Organizations Unite to Repeal Act 22
A coalition of community and non-profit organizations launched a campagin under the slogan "Not Your Tax Haven".
Organizations fighting against displacement in Puerto Rico launched, this Friday, the education and mobilization campaign called Not Your Tax Haven , in front of the offices of the Tourism Company located in Old San Juan. The initiative, led by a coalition of over a dozen organizations, aims to repeal Law 22 of 2012 (now Law 60 of 2019) and show evidence of the Puerto Rican government’s non-compliance with the enforcement of the law.
The initiative was designed to document “the unreasonable granting of generous tax exemptions” to foreign investors and businessmen, as well as the lack of government transparency, and to denounce the “economic, environmental and housing” impact of the decree, according to a press release issued by the Center for Popular Democracy (CPD), one of the organizations that is part of the Puerto Rico Not for Sale Coalition. The initiative also includes efforts directed at the legislative bodies, said CPD campaigns director Julio López Varona.
In 2012, Luis Fortuño’s administration established a public policy to encourage foreign investors to relocate to Puerto Rico. As part of his 2016 election campaign, Alejandro García Padilla promised to repeal it, but —upon taking office— indicated that he had changed his mind under the influence of his Secretary of Economic Development and Commerce, Alberto Bacó Bagué. In 2019, Ricardo Rosselló repealed the statute, but only to consolidate all tax exemptions in an Incentives Code —now known as Law No. 60 of 2019. Although the law has been amended to call for investment and job creation “requirements,” organizations have denounced that the government does not properly enforce them.
The Treasury Department’s latest Tax Expenditure Report projects that, in 2023, the government lost $342 million in foregone revenues. When looking at the last six years, the total revenue foregone amounted to $2.2 billion, the coalition said in its press release.
The coalition —explained campaign manager Marilyn Goyco García— is composed of non-profit and community-based organizations that are “directly affected by Act 22,” such as: Construyamos Otro Acuerdo, VAMOS Puerto Rico, Puerta de Tierra No se Vende, Abolish Act 60, Residents of Puerta de Tierra, Old San Juan Residents Association, Escambrón Unido, Condominium Owners Association, Machuchal Revive Residents Association, Puerta de Tierra se Defiende, Mi Patria, Proyecto Metamorfosis, and Proyecto Revivir PR.
VAMOS Puerto Rico spokesperson, Sandra Cruz García, added that their efforts also include joining organizations from other municipalities in the archipelago, and she anticipated that other regions will be represented soon. Goyco García shared, in response to questions from 9 Millones, that the coalition is planning talks in Isabela, Toa Baja, Aibonito and Loíza, in coordination with Ayuda Legal Puerto Rico (ALPR).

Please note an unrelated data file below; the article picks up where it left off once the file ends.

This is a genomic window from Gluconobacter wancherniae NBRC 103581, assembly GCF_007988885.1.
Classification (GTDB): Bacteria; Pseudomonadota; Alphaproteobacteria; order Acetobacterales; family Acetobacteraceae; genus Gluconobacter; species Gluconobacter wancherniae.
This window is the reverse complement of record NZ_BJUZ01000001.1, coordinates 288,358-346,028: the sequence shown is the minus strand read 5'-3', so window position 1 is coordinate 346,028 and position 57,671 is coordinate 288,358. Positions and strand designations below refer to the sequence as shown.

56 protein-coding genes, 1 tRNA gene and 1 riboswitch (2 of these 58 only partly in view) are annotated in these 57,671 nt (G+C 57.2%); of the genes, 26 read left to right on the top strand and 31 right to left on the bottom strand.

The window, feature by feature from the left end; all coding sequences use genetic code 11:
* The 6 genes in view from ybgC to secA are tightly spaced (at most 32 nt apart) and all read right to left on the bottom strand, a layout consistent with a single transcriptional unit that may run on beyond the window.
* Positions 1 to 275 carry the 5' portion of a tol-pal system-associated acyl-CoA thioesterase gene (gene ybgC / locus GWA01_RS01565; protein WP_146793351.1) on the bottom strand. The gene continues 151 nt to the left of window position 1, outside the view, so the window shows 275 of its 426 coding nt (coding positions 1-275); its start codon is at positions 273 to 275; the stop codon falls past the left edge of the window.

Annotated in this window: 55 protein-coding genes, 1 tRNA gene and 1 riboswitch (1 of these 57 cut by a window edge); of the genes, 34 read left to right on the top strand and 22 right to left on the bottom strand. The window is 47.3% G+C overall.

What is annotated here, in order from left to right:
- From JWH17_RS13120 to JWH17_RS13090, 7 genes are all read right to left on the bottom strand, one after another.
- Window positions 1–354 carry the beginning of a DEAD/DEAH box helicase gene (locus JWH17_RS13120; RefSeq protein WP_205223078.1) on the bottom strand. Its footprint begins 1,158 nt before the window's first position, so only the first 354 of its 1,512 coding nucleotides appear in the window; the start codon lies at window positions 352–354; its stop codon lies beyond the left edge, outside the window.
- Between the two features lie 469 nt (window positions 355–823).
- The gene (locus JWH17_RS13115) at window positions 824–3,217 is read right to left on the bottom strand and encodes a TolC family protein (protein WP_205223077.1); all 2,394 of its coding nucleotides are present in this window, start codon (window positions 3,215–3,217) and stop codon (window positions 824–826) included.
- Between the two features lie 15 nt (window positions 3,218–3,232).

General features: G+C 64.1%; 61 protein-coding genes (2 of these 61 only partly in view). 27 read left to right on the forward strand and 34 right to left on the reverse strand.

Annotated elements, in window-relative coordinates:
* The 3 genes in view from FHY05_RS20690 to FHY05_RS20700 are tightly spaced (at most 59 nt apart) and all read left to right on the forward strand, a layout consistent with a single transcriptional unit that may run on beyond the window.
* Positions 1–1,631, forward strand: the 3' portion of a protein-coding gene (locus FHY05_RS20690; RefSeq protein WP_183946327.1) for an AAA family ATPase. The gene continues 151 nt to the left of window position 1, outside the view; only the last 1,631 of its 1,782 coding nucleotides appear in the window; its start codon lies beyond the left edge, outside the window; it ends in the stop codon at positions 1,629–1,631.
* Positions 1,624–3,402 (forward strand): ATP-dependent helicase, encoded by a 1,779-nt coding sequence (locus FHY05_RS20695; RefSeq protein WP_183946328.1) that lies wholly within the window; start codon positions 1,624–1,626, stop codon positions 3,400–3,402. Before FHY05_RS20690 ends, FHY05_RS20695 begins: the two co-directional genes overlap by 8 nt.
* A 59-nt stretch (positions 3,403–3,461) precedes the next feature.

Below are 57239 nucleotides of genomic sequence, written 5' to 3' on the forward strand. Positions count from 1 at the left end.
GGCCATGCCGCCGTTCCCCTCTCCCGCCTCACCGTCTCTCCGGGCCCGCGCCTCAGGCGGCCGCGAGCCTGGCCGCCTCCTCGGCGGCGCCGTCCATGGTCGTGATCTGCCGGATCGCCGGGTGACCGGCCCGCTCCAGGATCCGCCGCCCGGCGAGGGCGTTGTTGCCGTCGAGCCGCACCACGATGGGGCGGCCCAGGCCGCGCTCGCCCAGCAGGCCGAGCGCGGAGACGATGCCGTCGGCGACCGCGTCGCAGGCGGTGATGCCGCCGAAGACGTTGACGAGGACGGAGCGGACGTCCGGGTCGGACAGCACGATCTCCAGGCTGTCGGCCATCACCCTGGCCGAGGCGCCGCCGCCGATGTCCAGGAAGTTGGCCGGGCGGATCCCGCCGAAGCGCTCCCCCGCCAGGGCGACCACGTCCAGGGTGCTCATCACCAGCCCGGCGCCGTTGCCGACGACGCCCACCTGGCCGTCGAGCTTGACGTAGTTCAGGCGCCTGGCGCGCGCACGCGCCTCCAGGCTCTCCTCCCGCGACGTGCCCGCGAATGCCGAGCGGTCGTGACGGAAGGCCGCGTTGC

Some of the campaign’s strategies include distributing information through their website, text messaging and social media. In addition, the coalition is developing a “parallel” effort within the federal sphere, aimed at overseeing the investigation conducted by the Internal Revenue Service (IRS), according to the CPD.
Goyco Garcia explained that, after they discovered that the IRS was conducting an investigation into beneficiaries who were not complying with the requirements to receive the tax exemption, CPD investigators requested information under the federal Freedom of Information Act (FOIA).
The IRS released a memo stating that they were hindered from accessing data from the Department of Economic Development and Commerce (DDEC, in Spanish).
“They say they can’t force DDEC to respond, but that the Congress, with its powers, can help,” the campaign manager said. Following that suggestion, the group began meeting with congressmen in the United States a few months ago.
“We have both campaigns, in parallel, without Congress intervening in the local law, but its role is more to oversee the IRS investigation,” Goyco Garcia summarized.
The campaign took about 8 to 9 months to develop, she told 9 Millones. At first, they focused on gathering data from the list of beneficiaries that appeared on the DDEC web page. The agency began to publish information after the court determined that it was of public interest, following a lawsuit filed by the organization Espacios abiertos. At some point, the researchers noticed that the participants on the list dropped from 26,000 to 16,000.
“We have been asking questions to the DDEC about why that happened and we have not received answers so far, beyond telling us to review the list on the web,” Goyco Garcia said.
The group anticipated that the campaign will extend until the elections, which will be held next year, in November 2024.
Lopez Varona said legislators “will be observed by the public based on their decisions in the coming year,” alluding to the coalition’s non-partisan yet political stance. “We are going to lobby so that those people, who are going to be making future decisions on legislation, understand that our educational campaign is going to have an impact,” she added.
The movement’s next steps also include activities such as “Occupy Your Beach,” where entire families will be able to attend to educate themselves and rally in accessible ways.
Among the protesters was Kassandra Colón, from CPD’s Puerto Rican diaspora team.
“As a Puerto Rican, it is extremely important to see my homeland and the community where my family comes from truly thrive and have the conditions to prosper…. Fighting back and using it as a way to reclaim our land is the reason people must unite,” she said to 9 Millones.
Journalists Laura M. Quintero and Luis Alfaro Pérez collaborated as editor and proofreader, respectively.
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